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Note 3. Page 37, Title.
The PortRAIT OF LEOPOLD DE' Medici &c.

The portrait is in the collection of the Pitti Palace ; the bust is in the gallery of the Uffizj. The inscription on the pedestal supporting the bust records the munificence of Leopold in collecting gems and other works of art.

Note 4. Page 69, Title.
LA ZIZA, OR THE EMIR'S PALACE.

There are many fine specimens of Moorish architecture in the neighbourhood of Palermo, and of these the most striking is the Ziza. I learn from Smyth's Sicily that an Arabian manuscript at Monreale completely identifies it with the Emir's Palace.

Note 5. Page 71, line 14.
Segestum, thy sole relic rose before us,

The Temple, however, is not the sole relic of Segestum. At some little distance is a lone house at the foot of a hill, on the summit of which are some. very interesting and beautiful remains of a Greek theatre; with further vestiges of antiquity close by.

Note 6. Page 77, Motto. . Arduus inde Acragas ostentat maxima longè Mænia, magnanimúm quondam generator equorum.

The rise of the hill to the town of Girgenti from its port is exceedingly striking. When we were between four and five miles distant from the town, our guide said that it would still take us not much less than two hours to get there. On being asked, why? he replied, “Perche è forte salita, Signore!” This was a comment on the first line of the above passage from Virgil more lifelike than any of Burmann or Heynè.

Note 7. Page 104, line 8.
And at our bows, and look! on either hand,

The phosphorescence of the waters of the Mediterranean is very remarkable. I saw it night after night during a voyage from Constantinople to Malta and Marseilles, in the autumn of 1841, in even greater beauty than on the present occasion, during weather equally fine. I am inclined to think it is never seen in perfectly still water. I remember in Syracuse harbour, during heavy rain, that the phosphorescence of the water became visible merely through the agitation caused in it by each drop as it fell. It is best seen from a vessel at anchor, with a number of small boats paddling alongside. When out at sea, attracted by the exceeding beauty of the phenomenon, we hauled up a bucket of the water, and dashed it about, and found that it was still luminous, and that the hand which was wetted with it was luminous also; but the effect soon went off; as if, after a certain discharge, the property or quality became exhausted. But I have never heard any satisfactory explanation given of these subtle influences,

Communicating male and female light;
Which two great sexes animate the world.”

PAR, LOST.

Note 8. Page 106, line 8. I tread the Campo Santo's hallowed ground, I have heard that the soil of the Campo Santo at Pisa, to the depth of several feet, consists of earth that has been transported thither from the Holy Land.

Note 9. Page 106, line 10.
A Bible history speaking to all eyes,

“ Lessons for every heart, a Bible for all eyes.”

WORDSWORTH.

Note 10. Page 108, Title.
SonNET.-ON THE PAINTINGS OF WALLIS.

Wallis is now living at Florence, having attained a great age. Two of his pictures, formerly at Rome, are made mention of at length by Madame de Stael, in her work entitled CORINNE, liv. viii. chap. 4. He has a son, who also is a distinguished artist at Flo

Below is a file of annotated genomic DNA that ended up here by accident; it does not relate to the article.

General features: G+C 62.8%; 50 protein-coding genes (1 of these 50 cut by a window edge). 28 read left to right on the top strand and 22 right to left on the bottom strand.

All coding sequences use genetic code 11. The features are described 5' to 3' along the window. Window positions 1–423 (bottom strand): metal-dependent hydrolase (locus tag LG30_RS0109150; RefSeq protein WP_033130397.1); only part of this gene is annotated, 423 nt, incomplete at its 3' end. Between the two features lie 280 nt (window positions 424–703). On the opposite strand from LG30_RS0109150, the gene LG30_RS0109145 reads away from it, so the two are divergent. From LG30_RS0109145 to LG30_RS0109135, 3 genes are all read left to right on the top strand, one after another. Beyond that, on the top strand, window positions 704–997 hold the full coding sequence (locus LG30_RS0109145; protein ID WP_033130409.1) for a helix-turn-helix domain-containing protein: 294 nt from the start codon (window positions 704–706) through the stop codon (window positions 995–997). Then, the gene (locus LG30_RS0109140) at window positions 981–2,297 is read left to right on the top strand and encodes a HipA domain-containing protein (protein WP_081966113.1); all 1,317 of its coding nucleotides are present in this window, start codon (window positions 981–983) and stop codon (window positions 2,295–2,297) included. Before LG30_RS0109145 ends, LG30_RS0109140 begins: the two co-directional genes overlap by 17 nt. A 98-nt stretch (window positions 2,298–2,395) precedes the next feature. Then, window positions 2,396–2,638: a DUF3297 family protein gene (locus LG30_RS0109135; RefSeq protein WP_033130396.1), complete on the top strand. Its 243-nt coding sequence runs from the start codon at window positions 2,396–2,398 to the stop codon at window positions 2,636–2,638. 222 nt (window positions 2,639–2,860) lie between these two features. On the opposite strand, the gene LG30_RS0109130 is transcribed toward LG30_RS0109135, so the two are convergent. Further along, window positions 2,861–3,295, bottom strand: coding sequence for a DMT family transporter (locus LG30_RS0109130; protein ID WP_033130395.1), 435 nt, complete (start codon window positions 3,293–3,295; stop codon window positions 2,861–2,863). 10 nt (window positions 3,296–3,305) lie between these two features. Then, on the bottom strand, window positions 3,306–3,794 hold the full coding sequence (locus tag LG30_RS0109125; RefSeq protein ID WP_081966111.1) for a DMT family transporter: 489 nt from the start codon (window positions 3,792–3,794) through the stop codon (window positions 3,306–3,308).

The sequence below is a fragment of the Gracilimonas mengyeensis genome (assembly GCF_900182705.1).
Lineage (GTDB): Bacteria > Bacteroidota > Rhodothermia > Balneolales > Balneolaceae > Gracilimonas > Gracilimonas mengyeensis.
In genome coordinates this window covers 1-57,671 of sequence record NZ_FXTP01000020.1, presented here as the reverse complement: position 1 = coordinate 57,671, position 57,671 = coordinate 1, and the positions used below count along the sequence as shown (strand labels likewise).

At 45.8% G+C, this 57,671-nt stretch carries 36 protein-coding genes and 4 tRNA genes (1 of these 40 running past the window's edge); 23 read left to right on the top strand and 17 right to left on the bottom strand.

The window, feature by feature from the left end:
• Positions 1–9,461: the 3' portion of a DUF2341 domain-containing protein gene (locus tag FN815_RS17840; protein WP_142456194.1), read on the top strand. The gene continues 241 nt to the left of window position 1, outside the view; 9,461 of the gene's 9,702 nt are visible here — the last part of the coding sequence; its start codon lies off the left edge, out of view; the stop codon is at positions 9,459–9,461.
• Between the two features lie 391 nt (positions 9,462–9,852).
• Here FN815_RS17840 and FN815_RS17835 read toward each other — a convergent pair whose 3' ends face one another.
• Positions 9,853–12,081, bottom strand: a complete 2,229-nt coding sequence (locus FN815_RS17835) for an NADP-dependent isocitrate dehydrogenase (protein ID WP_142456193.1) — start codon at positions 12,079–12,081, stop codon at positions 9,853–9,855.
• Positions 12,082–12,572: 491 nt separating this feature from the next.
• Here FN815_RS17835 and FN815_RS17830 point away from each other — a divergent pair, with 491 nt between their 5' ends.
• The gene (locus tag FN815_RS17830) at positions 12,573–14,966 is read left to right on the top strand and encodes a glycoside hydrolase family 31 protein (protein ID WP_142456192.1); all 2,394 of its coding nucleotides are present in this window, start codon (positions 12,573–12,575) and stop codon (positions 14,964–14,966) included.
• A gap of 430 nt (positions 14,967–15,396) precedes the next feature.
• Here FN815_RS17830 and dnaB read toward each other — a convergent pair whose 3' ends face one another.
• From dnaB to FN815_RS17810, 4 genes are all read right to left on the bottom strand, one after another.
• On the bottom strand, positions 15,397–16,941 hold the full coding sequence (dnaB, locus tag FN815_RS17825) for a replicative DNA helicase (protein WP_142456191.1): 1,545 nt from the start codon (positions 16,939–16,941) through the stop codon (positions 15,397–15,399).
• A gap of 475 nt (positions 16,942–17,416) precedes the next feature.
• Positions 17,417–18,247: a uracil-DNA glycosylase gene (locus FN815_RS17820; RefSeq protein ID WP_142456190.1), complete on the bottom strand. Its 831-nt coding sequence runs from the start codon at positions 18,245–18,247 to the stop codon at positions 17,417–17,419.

rence.

Note 11. Page 147, Title.

LE PLAN DES DAMES.

Le Plan des Dames is passed in the first day's journey of the tour of Mont Blanc, at no great distance from St. Gervais. I have been told that the ladies who there perished were Prussians; but I have never met with any authentic account of the disaster.

Note 12. Page 161, line 12. All the vision of England comes back on my soul !

“ Quanto mi era spiaciuto Parigi al primo aspetto, tanto mi piacque subito e l'Inghilterra, e Londra massimamente. Le strade, le osterie, i cavalli, le donne, il ben essere universale, la vita e l'attività di quel isola, la pulizia e comodo delle case, benchè picciolissime, il non vi trovare pezzenti, un moto perenne di denaro e d'industria, sparso equalmente nelle province che nella capitale, tutte queste doti vere ed uniche di quel fortunato e libero paese, mi rapirono l'anima a bella prima, e in due altri viaggi, oltre quello ch'io vi ho fatti finora, non ho variato mai più di parere, troppa essendo la differenza tra l'Inghilterra e tutto il rimanente dell'Europa in queste tante diramazioni della publica felicità, provenienti dal miglior governo. Onde, benchè io allora non ne studiassi profondamente la costituzione, madre di tanta prosperità, ne seppi però abbastanza osservare e valutare gli effetti divini.

*** Il paese mi piacque molto, e l'armonia delle cose diverse, tutte concordanti in quell' isola al massimo ben essere di tutti, m'incantò sempre piu fortamente; e fin d'allora mi nascea il desiderio di potervi stare per sempre a dimora ; non che gl'individui me ne piacessero gran fatto (benchè assai più dei Francesi, perchè più buoni e alla buona) ma il local del paese, i semplici costumi, le belle e modeste donne e donzelle, e sopratutto l'equitativo governo, e la vera libertà che n'è figlia, tutto questo me ne faceva affatto scordare la spiacevolezza del clima, la malinconia che sempre vi ti accerchia, e la rovinosa carezza del vivere."

ALFIERI-Vita. Cap. VI.

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